- On October 4, the Brown County Taxpayers Association filed a lawsuit against President Biden in the U.S. District Court for the Eastern District of Wisconsin, alleging that the student loan forgiveness program is unconstitutional. For more information, click here.
- On October 20, Texas, Alabama, New Jersey, and Kentucky securities regulators filed coordinated enforcement actions against Slotie, a virtual metaverse-styled non-fungible token (NFT) casino, for allegedly offering unregistered securities in the form of NFTs. The NFTs called “Slotie NFTs” and “Slotie Junior NFTs” purportedly provide investors the right to passively share revenues generated by an online slots game offered on Slotie’s platform, as well as ownership interests in online casinos located on Slotie’s platform. For a copy of the cease-and-desist order issued by the Alabama Securities Commission, click here.
- On October 19, Virginia Attorney General Jason Miyares announced that members of a multistate coalition, including 19 attorneys general, have served six major American banks with civil investigative demands “asking for documents relating to the companies’ involvement with the United Nations’ (UN) Net-Zero Banking Alliance (NZBA).” NZBA-member banks must set emissions reduction targets in their lending and investment portfolios to reach net zero by 2050. According to Attorney General Miyares, the NZBA “punishes Virginia farmers and Virginia companies that deal with fossil fuel-related activities” that “are not subject to UN business standards.” The AGs are investigating why financial are “ceding authority to a foreign body.” For more information, click here.
- On October 19, the DOJ unsealed a 12-count indictment in federal court in Brooklyn, NY, charging five Russian nationals — Yury Orekhov, Artem Uss, Svetlana Kuzurgasheva (aka “Lana Neumann), Timofey Telegin, and Sergey Tulyakov — with various charges related to a global procurement, smuggling, and money laundering network. Also charged were Juan Fernando Serrano Ponce (aka “Juanfe Serrano) and Juan Carlos Soto who brokered illicit oil deals for Venezuelan state-owned oil company Petroleos de Venezuela S.A. (PDVSA) as part of the scheme. For more information, click here.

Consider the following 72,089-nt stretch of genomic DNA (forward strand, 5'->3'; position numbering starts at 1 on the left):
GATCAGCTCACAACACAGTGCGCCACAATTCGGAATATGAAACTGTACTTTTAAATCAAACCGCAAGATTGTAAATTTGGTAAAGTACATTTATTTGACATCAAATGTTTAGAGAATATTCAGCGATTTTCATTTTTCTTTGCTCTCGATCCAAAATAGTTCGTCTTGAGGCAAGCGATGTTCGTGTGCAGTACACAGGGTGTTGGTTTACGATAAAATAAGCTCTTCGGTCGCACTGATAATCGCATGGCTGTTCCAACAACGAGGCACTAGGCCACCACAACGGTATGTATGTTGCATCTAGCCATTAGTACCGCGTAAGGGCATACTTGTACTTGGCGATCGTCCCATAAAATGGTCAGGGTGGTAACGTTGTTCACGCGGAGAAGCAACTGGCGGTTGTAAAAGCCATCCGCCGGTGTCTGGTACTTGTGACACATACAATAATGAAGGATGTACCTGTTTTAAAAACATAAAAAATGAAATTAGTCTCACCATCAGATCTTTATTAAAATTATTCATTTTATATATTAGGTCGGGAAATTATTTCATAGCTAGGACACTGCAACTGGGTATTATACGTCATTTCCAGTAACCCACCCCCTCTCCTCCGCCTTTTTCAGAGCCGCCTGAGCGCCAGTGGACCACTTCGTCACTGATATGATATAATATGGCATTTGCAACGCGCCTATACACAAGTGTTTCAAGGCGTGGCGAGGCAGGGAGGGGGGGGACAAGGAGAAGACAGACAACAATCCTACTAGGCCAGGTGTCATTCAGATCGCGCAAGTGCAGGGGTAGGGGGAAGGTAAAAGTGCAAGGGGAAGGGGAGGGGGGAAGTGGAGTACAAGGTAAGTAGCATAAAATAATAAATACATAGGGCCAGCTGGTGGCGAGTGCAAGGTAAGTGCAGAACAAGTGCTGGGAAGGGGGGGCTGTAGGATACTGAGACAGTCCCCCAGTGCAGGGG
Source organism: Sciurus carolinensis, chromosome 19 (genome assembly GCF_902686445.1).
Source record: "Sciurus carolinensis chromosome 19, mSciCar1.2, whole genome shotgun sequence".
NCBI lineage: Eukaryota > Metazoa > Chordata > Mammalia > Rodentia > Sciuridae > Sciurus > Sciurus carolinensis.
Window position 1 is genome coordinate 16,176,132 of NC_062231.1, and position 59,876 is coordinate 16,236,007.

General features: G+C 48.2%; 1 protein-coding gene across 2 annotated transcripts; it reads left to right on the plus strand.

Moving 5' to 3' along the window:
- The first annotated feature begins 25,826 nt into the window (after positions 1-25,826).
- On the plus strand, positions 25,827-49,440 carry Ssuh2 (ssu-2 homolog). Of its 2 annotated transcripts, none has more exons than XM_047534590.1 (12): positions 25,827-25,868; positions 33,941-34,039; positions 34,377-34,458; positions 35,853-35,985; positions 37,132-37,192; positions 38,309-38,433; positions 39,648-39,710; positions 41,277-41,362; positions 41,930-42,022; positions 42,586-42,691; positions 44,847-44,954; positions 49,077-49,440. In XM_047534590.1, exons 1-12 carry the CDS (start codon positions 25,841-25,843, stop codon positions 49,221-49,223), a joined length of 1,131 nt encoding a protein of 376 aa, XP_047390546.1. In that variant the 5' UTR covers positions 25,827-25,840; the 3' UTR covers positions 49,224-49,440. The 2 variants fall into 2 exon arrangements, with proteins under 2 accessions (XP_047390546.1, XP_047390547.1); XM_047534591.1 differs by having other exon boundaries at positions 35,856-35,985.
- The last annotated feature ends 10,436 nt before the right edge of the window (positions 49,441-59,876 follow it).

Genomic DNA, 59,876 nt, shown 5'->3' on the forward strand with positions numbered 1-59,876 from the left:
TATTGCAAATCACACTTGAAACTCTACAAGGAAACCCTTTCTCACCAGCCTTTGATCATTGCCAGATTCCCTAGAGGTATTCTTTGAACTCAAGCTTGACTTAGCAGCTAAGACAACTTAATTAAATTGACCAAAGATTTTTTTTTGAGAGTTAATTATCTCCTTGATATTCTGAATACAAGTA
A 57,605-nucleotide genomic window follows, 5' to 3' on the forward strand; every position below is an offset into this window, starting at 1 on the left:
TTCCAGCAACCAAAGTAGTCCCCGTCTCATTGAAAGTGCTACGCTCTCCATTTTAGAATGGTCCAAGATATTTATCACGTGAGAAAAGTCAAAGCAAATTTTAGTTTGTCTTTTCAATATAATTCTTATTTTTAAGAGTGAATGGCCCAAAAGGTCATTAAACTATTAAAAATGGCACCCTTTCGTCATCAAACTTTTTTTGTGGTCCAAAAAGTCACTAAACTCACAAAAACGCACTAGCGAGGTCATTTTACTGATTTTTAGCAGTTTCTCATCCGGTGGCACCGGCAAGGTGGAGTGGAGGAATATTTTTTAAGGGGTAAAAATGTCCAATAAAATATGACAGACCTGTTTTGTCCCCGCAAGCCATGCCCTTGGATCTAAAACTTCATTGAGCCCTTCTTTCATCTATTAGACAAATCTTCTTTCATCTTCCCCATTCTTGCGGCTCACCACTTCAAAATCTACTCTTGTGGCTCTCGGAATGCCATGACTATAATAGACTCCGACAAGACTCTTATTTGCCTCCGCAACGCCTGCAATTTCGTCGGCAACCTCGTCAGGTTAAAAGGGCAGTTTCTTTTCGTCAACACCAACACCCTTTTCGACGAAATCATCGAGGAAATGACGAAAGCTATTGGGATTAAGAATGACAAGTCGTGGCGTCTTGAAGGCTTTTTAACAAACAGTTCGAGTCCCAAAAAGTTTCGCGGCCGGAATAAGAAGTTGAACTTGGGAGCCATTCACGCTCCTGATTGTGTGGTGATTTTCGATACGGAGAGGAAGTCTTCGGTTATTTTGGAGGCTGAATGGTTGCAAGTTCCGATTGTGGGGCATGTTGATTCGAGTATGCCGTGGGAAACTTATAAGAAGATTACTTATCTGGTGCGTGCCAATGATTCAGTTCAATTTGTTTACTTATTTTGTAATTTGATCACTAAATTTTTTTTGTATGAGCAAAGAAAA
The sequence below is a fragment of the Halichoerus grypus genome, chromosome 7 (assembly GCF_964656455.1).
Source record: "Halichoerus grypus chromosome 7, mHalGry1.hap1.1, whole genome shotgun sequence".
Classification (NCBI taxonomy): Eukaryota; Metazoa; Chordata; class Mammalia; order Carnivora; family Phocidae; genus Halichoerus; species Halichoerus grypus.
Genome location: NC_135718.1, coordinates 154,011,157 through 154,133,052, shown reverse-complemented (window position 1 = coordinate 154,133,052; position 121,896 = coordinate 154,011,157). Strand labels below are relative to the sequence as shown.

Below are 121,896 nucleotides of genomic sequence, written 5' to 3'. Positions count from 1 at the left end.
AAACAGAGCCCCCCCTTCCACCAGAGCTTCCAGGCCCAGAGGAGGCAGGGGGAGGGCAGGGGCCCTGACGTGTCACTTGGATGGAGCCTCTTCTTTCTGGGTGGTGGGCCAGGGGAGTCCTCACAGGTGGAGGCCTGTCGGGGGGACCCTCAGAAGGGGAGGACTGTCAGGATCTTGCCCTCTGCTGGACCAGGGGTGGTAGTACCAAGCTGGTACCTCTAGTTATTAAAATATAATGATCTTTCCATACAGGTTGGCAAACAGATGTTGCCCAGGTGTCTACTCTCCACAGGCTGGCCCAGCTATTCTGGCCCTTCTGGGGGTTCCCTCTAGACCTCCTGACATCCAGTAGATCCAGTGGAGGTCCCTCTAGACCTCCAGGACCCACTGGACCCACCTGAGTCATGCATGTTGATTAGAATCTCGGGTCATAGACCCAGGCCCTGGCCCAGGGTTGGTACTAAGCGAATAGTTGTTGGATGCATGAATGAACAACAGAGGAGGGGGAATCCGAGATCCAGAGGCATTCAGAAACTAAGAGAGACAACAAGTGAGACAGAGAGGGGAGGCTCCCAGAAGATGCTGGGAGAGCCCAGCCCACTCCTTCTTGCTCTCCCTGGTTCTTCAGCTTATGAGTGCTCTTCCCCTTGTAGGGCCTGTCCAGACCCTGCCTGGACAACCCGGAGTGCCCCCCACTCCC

- On October 18, California Attorney General Rob Bonta joined a coalition of 35 attorneys general in filing an amicus brief in the U.S. Court of Appeals for the Tenth Circuit to support Oklahoma’s authority to regulate pharmacy benefit managers (PBMs). According to the press release, “PBMs act as a middleman between pharmacies, drug manufacturers, health insurance plans, and consumers,” and “[t]his position allows them to have a significant impact on consumers’ access to affordable prescription drugs.” Attorney General Bonta stated: “The expanded power of PBMs in the pharmaceutical industry has had an outsized, negative impact on drug pricing and the availability of pharmacies in vulnerable communities. States have a responsibility to regulate PBMs to curb the rising cost of lifesaving prescription drugs.” For more information, click here.
- On October 18, the New York Department of Financial Services (DFS) Superintendent Adrienne Harris announced that a licensed health insurance company will pay a $4.5 million penalty to New York state for violating DFS’s Cybersecurity Regulation (23 NYCRR Part 500) that contributed to the exposure of hundreds of thousands of consumers’ sensitive, nonpublic, personal health data, including data concerning minors. For more information, click here.
- On October 14, the Pennsylvania Attorney General Josh Shapiro announced a settlement with the owners of Dominion Management of Delaware, which operated as CashPoint, a now defunct auto title loan business. CashPoint made thousands of unlawful loans to Pennsylvania borrowers at annual interest rates exceeding 200%. As a result of this settlement, the owners will refund more than $1.5 million in unlawful interest charges to consumers who fell victim to their scheme. These refunds are in addition to the $3.2 million in debt cancellation victims already received as a result of an October 2021 court order. For more information, click here.
- California Governor Gavin Newsom recently signed Senate Bill 1311, the Military and Veteran Consumer Protection Act of 2022, into law. This law goes into effect on January 1, 2023 and takes direct aim at, among other things, the Military Lending Act’s exceptions for loans obtained to purchase motor vehicles and other forms of personal property. For more information, click here.